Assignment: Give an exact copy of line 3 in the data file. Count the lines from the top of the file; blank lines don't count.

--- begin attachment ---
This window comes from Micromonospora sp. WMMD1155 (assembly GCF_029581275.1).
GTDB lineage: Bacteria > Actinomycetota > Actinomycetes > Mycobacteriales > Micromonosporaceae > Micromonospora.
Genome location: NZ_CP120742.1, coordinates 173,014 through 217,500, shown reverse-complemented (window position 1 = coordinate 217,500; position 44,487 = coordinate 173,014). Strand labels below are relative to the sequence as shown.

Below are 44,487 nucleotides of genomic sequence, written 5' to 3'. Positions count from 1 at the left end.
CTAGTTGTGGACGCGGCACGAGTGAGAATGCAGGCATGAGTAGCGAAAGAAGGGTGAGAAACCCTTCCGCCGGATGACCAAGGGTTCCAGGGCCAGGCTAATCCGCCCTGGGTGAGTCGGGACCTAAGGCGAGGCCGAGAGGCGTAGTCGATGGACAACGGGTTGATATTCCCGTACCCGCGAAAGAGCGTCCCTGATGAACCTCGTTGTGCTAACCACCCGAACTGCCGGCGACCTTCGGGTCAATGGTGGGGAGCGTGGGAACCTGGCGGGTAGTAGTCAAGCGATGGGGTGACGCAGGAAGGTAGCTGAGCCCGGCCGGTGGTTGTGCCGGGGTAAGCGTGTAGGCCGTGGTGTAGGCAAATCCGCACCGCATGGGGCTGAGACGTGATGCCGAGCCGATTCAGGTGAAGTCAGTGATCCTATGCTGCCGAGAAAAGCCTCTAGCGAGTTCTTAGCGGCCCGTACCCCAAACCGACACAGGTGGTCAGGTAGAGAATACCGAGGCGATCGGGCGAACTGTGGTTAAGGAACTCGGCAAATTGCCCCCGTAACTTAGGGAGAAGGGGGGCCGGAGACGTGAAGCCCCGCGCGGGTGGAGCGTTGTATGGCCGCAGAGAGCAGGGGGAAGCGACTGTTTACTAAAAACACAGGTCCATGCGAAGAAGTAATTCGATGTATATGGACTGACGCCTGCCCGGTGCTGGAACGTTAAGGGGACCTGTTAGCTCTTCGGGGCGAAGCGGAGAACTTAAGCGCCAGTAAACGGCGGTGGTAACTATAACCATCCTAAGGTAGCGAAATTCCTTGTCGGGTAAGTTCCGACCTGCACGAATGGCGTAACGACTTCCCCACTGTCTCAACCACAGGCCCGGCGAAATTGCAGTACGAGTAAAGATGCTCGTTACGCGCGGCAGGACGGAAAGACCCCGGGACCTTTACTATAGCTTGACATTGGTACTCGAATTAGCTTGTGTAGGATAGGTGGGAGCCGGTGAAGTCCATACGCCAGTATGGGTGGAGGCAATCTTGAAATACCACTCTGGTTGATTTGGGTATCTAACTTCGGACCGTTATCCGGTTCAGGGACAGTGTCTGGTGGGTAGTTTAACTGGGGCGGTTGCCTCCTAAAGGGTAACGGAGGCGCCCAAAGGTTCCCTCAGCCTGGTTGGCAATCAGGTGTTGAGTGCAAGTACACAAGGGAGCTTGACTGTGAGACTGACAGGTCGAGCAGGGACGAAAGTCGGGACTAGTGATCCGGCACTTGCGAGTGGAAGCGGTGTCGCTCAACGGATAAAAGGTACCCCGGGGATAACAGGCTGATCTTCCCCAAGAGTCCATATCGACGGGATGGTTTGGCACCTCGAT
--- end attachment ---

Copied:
Genome location: NZ_CP120742.1, coordinates 173,014 through 217,500, shown reverse-complemented (window position 1 = coordinate 217,500; position 44,487 = coordinate 173,014). Strand labels below are relative to the sequence as shown.